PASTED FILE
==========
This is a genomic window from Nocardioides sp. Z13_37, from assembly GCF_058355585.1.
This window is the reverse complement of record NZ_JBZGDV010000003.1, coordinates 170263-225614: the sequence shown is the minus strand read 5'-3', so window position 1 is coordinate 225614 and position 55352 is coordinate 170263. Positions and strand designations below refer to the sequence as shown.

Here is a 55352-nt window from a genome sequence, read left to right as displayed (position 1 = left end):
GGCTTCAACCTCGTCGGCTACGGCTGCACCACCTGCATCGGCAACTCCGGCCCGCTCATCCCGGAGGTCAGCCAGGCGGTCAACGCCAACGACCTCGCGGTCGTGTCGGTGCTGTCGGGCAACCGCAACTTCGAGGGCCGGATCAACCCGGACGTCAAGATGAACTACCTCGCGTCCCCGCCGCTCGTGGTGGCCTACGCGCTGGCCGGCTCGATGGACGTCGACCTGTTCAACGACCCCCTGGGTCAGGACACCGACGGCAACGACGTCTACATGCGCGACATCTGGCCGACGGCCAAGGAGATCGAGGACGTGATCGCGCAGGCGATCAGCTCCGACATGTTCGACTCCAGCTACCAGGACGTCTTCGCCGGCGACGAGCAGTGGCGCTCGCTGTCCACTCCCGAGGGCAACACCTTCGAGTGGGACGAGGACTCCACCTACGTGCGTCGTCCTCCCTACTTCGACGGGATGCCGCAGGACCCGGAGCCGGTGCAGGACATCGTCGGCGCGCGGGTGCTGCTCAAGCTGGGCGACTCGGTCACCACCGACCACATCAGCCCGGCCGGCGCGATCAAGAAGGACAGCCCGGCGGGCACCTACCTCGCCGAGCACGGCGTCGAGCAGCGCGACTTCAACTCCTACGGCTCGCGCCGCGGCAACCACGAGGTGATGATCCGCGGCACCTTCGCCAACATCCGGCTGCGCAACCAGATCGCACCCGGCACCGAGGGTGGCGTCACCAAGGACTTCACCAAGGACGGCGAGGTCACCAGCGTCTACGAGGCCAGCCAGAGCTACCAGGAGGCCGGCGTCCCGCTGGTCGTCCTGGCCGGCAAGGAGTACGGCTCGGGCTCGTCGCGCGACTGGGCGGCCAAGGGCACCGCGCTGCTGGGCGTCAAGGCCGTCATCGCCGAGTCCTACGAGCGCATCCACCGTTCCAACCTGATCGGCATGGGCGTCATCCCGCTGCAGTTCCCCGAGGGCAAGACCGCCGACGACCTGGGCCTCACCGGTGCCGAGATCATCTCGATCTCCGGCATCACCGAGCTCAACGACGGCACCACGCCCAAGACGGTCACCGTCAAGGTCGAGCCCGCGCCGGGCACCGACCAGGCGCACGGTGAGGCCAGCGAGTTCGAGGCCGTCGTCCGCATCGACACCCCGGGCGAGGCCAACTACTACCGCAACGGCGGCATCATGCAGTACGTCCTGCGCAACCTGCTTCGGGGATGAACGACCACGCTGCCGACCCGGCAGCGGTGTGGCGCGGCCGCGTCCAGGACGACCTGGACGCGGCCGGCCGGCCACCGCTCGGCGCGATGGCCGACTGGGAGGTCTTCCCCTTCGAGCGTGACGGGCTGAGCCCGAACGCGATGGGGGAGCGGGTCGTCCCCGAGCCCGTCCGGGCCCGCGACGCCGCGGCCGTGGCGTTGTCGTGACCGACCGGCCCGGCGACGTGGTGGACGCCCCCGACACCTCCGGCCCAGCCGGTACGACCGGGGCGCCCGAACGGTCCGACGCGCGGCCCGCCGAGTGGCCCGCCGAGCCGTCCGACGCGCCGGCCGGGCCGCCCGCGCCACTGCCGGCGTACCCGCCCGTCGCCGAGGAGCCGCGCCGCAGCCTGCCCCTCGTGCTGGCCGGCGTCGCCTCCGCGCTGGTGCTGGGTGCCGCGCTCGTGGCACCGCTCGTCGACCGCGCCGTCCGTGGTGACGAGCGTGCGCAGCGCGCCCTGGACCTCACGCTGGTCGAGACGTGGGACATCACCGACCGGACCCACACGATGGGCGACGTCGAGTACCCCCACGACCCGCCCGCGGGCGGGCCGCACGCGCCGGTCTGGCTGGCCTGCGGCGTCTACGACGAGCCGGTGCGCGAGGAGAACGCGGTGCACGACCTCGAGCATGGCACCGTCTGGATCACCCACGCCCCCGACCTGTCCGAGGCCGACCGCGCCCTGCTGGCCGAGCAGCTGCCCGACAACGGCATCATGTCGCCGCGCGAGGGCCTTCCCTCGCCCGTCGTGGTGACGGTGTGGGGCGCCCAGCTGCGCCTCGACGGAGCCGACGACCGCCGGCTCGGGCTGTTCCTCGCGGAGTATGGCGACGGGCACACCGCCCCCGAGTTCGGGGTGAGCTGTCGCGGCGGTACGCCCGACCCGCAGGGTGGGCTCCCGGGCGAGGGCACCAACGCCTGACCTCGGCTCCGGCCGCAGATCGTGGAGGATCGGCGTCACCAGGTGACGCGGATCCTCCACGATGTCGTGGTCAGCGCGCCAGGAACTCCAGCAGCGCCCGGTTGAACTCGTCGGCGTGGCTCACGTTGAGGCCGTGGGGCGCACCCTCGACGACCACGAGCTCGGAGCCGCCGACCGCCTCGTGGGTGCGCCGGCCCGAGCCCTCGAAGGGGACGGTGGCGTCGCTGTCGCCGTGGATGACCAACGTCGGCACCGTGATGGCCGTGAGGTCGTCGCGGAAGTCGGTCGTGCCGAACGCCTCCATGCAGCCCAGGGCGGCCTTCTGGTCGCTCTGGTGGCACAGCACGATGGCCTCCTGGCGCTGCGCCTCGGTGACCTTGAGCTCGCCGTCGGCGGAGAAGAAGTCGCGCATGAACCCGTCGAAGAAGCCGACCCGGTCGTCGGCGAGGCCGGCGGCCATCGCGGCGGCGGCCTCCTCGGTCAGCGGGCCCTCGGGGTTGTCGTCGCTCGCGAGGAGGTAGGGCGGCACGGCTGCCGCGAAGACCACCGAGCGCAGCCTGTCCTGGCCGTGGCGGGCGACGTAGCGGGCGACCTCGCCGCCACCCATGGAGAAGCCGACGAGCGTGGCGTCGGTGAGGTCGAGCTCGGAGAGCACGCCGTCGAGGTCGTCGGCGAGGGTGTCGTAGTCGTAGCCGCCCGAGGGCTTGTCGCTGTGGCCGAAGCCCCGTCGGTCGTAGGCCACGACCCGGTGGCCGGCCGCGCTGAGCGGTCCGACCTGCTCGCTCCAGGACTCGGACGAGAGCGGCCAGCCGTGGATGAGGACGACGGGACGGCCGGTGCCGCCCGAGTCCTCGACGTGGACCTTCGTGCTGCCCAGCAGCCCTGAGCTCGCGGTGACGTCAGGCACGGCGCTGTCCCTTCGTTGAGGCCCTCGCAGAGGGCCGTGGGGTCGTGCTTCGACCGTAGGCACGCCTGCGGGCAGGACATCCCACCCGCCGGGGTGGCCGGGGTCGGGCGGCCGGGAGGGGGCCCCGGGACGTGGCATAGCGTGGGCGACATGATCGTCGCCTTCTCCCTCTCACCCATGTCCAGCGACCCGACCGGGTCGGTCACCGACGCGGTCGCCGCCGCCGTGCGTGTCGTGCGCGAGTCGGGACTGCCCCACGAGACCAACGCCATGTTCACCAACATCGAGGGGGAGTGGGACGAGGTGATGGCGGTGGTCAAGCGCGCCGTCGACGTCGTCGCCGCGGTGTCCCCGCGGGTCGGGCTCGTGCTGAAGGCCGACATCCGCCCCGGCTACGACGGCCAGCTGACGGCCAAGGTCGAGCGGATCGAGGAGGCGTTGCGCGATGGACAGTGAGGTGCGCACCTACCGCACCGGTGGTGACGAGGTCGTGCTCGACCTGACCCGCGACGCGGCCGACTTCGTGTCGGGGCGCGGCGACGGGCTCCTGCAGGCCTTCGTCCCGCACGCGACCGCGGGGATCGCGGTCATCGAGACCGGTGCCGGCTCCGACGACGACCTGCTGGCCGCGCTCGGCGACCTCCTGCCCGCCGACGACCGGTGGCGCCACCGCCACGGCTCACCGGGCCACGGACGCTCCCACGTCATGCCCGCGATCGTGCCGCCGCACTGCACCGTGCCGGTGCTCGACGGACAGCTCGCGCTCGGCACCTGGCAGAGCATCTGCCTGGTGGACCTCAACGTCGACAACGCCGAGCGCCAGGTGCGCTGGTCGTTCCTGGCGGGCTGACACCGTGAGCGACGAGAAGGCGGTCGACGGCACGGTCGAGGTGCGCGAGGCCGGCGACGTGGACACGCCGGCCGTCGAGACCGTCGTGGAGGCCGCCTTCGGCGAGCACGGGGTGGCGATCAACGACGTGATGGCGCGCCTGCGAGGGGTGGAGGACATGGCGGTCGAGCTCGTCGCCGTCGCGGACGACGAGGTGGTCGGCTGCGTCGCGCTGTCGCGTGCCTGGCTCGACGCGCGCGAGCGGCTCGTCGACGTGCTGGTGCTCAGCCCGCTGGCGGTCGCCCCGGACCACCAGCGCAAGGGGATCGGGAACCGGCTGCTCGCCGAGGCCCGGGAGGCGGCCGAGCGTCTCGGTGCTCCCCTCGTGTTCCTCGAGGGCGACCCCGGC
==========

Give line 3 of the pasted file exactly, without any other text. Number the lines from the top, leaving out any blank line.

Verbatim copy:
Here is a 55352-nt window from a genome sequence, read left to right as displayed (position 1 = left end):